Written records mention the castle in Danków for the first time in the 15th century. According to the descriptions, it was situated on a flat yard which, due to a steadily rising slope located 1.5 km away from the castle itself, lay 30 m higher than the courtyard. A church was constructed in close proximity to the castle, according to some sources as early as in 1550. The church underwent major alterations in the years 1630-1650 and has survived to this day.
Starting from the 17th century, Danków was the seat of the Warszycki family, and it is believed that the first owner was Andrzej Warszycki, Voivode of Podlaskie Voivodeship. The castle underwent major alterations in 1632, when it was governed by Stanislaus III Warszycki; the bastion fortifications were built then. Following the death of Stanislaus III, the Warszycki family kept the castle for a short time, and at the beginning of the 18th century, the estate was taken over by the Pociej family, and then the Wessel family. Due to the loss of its major strategic and defensive importance, starting from 1823, the structure was falling into ruin; its shape of an elongated quadrangle with two gates remained fairly discernible. Nearly 30 years later, no trace was left of the castle structure — the stone walls were dismantled by the locals. One of the unfavourable changes was the formation of another entrance passage in the structure of the west bastion in the 2nd half of the 20th century. The first works aimed at protecting and preserving the site were carried out in the 1970s. Detailed archaeological and architectural research was conducted within the defensive fortifications. The walls were protected with brick siding on the south, west, and east sides (the last being the waterfront).References:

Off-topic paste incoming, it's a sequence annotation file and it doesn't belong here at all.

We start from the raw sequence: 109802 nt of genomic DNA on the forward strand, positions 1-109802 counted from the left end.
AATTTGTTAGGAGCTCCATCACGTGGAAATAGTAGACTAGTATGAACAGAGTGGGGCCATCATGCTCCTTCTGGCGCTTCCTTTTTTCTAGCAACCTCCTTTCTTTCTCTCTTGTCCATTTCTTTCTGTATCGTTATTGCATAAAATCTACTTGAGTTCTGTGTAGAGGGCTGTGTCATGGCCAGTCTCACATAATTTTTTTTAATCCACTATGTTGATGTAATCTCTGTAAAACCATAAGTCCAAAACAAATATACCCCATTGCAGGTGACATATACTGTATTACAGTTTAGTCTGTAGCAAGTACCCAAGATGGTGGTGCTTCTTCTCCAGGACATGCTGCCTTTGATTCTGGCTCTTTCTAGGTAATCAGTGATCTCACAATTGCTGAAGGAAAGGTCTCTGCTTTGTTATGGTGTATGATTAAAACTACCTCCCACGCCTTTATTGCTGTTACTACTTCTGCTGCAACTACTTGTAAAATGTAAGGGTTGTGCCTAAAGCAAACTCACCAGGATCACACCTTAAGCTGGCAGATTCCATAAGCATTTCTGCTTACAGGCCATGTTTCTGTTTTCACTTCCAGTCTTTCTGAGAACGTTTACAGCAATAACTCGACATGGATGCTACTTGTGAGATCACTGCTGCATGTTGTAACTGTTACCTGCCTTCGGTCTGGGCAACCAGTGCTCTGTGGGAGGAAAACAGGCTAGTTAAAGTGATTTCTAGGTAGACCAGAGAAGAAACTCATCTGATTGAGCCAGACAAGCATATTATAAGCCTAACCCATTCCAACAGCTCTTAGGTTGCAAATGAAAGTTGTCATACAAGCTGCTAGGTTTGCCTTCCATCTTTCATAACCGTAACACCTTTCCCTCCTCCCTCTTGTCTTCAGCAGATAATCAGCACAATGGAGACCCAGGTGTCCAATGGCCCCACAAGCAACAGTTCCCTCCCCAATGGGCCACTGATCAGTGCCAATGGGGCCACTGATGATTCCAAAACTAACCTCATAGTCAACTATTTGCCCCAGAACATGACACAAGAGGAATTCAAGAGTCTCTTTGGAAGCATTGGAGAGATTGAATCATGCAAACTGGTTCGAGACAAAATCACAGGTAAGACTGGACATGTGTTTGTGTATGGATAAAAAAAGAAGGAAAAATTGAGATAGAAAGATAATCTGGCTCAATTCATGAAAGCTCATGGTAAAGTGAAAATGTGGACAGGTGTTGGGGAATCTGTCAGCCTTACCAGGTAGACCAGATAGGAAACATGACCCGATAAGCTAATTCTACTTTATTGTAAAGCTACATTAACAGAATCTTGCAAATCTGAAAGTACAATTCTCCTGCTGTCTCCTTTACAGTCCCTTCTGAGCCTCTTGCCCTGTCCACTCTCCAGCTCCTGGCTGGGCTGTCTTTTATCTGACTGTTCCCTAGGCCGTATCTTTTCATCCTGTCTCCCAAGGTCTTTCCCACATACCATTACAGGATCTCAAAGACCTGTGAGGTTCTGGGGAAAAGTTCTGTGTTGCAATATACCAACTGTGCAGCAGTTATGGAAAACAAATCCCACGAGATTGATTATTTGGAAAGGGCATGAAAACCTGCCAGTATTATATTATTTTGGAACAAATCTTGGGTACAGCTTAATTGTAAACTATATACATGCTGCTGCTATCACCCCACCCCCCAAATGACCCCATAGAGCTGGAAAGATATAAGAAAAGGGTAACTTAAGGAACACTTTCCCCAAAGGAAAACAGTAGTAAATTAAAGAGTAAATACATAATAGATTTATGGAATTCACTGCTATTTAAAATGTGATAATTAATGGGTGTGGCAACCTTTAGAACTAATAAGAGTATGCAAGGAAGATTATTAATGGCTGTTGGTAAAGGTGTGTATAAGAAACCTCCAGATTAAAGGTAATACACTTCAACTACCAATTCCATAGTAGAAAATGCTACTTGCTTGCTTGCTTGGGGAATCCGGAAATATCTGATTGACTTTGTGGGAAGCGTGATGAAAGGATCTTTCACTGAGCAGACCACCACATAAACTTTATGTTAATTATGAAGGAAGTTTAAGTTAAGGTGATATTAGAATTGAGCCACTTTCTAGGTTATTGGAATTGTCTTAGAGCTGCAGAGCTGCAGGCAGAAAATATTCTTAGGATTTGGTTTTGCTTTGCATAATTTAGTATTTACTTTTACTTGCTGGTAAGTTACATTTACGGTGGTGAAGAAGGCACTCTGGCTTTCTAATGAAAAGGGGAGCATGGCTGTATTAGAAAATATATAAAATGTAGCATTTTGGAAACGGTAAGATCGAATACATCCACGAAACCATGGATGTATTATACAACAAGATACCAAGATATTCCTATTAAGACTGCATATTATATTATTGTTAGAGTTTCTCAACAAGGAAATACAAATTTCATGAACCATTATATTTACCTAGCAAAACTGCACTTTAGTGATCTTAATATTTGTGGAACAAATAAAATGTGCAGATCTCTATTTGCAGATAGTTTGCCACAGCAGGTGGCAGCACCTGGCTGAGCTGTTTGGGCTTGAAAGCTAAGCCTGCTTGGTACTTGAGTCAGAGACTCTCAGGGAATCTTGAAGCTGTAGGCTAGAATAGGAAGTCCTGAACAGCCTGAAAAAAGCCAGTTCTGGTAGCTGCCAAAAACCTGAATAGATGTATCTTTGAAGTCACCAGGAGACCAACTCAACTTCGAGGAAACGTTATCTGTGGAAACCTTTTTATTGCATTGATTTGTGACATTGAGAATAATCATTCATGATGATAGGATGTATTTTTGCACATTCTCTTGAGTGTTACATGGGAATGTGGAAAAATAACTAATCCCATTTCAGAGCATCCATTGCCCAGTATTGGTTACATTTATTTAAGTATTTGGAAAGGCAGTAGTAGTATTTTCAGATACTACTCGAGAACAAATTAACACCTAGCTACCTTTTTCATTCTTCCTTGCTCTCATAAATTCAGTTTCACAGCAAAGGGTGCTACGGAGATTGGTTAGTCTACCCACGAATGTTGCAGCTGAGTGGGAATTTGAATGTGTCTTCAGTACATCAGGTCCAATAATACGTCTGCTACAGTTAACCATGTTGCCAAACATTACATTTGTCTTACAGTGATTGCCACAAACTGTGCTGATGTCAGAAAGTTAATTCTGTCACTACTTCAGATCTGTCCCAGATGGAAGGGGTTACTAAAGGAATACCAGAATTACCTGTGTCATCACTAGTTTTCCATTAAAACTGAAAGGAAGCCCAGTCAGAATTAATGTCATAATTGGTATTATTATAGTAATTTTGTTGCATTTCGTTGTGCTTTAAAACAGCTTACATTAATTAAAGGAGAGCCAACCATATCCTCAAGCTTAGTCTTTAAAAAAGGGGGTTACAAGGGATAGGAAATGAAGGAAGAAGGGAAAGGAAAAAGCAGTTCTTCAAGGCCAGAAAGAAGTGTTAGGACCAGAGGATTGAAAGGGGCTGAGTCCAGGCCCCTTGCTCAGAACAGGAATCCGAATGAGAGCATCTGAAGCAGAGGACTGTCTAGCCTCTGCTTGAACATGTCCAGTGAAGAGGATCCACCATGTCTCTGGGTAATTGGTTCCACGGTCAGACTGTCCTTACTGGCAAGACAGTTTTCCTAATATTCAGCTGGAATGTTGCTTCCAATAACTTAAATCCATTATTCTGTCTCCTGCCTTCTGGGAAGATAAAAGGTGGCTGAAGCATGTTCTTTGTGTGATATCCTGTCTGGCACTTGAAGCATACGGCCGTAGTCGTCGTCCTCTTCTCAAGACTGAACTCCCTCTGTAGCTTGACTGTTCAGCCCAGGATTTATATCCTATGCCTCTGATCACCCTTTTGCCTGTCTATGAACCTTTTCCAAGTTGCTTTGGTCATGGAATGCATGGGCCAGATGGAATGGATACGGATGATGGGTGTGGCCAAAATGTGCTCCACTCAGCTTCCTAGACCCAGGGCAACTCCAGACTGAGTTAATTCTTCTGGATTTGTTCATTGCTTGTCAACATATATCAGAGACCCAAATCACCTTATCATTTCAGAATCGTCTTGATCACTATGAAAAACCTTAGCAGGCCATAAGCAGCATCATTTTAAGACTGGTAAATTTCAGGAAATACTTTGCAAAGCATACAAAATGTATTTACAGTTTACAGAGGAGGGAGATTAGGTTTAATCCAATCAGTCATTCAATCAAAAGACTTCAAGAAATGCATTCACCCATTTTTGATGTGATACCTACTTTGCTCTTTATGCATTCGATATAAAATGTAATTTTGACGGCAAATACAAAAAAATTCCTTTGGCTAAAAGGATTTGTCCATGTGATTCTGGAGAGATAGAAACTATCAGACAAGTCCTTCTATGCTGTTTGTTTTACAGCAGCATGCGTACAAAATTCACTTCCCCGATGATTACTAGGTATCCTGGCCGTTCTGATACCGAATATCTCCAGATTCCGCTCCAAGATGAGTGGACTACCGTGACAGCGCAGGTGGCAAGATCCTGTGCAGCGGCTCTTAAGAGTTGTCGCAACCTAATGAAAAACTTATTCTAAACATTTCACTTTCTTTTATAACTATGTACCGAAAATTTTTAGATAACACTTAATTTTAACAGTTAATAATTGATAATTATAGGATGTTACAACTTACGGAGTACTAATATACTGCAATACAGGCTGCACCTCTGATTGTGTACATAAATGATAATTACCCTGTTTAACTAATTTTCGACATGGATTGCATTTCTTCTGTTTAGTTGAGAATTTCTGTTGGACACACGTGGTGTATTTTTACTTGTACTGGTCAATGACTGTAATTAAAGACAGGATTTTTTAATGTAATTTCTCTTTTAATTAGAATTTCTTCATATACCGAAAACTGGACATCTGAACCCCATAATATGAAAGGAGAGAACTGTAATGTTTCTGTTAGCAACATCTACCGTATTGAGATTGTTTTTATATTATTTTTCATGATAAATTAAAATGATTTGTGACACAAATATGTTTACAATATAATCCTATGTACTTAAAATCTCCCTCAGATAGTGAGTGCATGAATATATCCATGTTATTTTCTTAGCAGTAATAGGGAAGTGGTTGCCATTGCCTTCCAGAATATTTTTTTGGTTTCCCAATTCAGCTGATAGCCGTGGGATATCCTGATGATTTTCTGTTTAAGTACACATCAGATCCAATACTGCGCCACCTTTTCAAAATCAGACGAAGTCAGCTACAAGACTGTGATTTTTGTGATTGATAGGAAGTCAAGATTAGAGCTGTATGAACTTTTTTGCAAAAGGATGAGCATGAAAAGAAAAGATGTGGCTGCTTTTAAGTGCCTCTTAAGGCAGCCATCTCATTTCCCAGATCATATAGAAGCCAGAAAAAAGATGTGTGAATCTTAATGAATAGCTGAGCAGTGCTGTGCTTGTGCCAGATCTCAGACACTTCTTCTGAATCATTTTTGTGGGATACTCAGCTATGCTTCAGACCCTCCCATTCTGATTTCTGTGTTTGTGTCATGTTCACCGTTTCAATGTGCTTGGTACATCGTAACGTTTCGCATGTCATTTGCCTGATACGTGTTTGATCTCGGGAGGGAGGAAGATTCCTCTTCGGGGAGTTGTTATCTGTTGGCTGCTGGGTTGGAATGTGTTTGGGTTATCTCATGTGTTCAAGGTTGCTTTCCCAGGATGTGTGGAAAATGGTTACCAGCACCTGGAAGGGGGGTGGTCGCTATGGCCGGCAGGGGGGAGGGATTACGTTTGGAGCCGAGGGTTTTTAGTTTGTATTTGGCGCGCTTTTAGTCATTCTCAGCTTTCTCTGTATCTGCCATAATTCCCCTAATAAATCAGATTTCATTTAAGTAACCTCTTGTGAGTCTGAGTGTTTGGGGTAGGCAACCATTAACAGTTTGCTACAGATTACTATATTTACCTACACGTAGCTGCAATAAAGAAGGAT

First record of Kastelholma (or Kastelholm) castle is from the year 1388 in the contract of Queen Margaret I of Denmark, where a large portion of the inheritance of Bo Jonsson Grip was given to the queen. The heyday of the castle was in the 15th and 16th centuries when it was administrated by Danish and Swedish kings and stewards of the realms. Kastelhoma was expanded and enhanced several times.
In the end of 16th century castle was owned by the previous queen Catherine Jagellon (Stenbock), an enemy of the King of Sweden Eric XIV. King Eric conquered Kastelholma in 1599 and all defending officers were taken to Turku and executed. The castle was damaged under the siege and it took 30 years to renovate it.
In 1634 Åland was joined with the County of Åbo and Björneborg and Kastelholma lost its administrative status.